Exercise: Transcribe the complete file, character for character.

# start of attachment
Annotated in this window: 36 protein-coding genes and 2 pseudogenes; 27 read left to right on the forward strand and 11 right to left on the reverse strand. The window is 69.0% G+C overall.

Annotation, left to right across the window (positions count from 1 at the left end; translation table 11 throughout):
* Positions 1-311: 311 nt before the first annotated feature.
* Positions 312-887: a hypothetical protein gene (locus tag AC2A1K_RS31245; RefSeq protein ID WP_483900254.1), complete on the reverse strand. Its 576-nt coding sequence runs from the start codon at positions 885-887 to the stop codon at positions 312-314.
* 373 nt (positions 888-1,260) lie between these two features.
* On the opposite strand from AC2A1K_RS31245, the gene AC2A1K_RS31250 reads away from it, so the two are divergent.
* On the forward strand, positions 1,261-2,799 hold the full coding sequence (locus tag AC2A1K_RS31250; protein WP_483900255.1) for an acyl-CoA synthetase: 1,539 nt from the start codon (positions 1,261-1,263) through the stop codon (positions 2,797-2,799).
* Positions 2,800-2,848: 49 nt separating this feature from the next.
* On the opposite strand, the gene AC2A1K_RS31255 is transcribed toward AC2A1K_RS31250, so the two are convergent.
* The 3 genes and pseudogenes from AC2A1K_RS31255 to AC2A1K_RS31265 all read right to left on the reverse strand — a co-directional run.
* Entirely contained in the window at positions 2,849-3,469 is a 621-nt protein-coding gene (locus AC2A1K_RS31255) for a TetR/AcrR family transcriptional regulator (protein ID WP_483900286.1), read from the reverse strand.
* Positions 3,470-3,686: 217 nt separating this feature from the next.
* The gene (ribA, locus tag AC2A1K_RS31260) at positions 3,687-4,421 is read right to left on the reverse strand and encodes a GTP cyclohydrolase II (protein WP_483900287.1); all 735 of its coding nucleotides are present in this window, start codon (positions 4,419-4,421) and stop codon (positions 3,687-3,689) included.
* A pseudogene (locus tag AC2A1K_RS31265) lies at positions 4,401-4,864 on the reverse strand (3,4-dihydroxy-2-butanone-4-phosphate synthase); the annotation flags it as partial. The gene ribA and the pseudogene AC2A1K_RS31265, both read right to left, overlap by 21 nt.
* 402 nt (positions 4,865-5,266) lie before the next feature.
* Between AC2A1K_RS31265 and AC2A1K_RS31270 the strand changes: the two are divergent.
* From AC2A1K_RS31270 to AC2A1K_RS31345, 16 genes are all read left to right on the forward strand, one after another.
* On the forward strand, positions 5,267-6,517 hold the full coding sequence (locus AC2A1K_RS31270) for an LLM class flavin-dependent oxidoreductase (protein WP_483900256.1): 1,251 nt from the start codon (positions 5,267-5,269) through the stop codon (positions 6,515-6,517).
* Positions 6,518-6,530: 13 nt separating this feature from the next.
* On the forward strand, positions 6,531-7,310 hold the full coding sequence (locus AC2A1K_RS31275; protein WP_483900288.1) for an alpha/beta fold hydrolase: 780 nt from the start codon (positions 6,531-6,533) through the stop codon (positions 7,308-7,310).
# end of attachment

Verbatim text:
Annotated in this window: 36 protein-coding genes and 2 pseudogenes; 27 read left to right on the forward strand and 11 right to left on the reverse strand. The window is 69.0% G+C overall.

Annotation, left to right across the window (positions count from 1 at the left end; translation table 11 throughout):
* Positions 1-311: 311 nt before the first annotated feature.
* Positions 312-887: a hypothetical protein gene (locus tag AC2A1K_RS31245; RefSeq protein ID WP_483900254.1), complete on the reverse strand. Its 576-nt coding sequence runs from the start codon at positions 885-887 to the stop codon at positions 312-314.
* 373 nt (positions 888-1,260) lie between these two features.
* On the opposite strand from AC2A1K_RS31245, the gene AC2A1K_RS31250 reads away from it, so the two are divergent.
* On the forward strand, positions 1,261-2,799 hold the full coding sequence (locus tag AC2A1K_RS31250; protein WP_483900255.1) for an acyl-CoA synthetase: 1,539 nt from the start codon (positions 1,261-1,263) through the stop codon (positions 2,797-2,799).
* Positions 2,800-2,848: 49 nt separating this feature from the next.
* On the opposite strand, the gene AC2A1K_RS31255 is transcribed toward AC2A1K_RS31250, so the two are convergent.
* The 3 genes and pseudogenes from AC2A1K_RS31255 to AC2A1K_RS31265 all read right to left on the reverse strand — a co-directional run.
* Entirely contained in the window at positions 2,849-3,469 is a 621-nt protein-coding gene (locus AC2A1K_RS31255) for a TetR/AcrR family transcriptional regulator (protein ID WP_483900286.1), read from the reverse strand.
* Positions 3,470-3,686: 217 nt separating this feature from the next.
* The gene (ribA, locus tag AC2A1K_RS31260) at positions 3,687-4,421 is read right to left on the reverse strand and encodes a GTP cyclohydrolase II (protein WP_483900287.1); all 735 of its coding nucleotides are present in this window, start codon (positions 4,419-4,421) and stop codon (positions 3,687-3,689) included.
* A pseudogene (locus tag AC2A1K_RS31265) lies at positions 4,401-4,864 on the reverse strand (3,4-dihydroxy-2-butanone-4-phosphate synthase); the annotation flags it as partial. The gene ribA and the pseudogene AC2A1K_RS31265, both read right to left, overlap by 21 nt.
* 402 nt (positions 4,865-5,266) lie before the next feature.
* Between AC2A1K_RS31265 and AC2A1K_RS31270 the strand changes: the two are divergent.
* From AC2A1K_RS31270 to AC2A1K_RS31345, 16 genes are all read left to right on the forward strand, one after another.
* On the forward strand, positions 5,267-6,517 hold the full coding sequence (locus AC2A1K_RS31270) for an LLM class flavin-dependent oxidoreductase (protein WP_483900256.1): 1,251 nt from the start codon (positions 5,267-5,269) through the stop codon (positions 6,515-6,517).
* Positions 6,518-6,530: 13 nt separating this feature from the next.
* On the forward strand, positions 6,531-7,310 hold the full coding sequence (locus AC2A1K_RS31275; protein WP_483900288.1) for an alpha/beta fold hydrolase: 780 nt from the start codon (positions 6,531-6,533) through the stop codon (positions 7,308-7,310).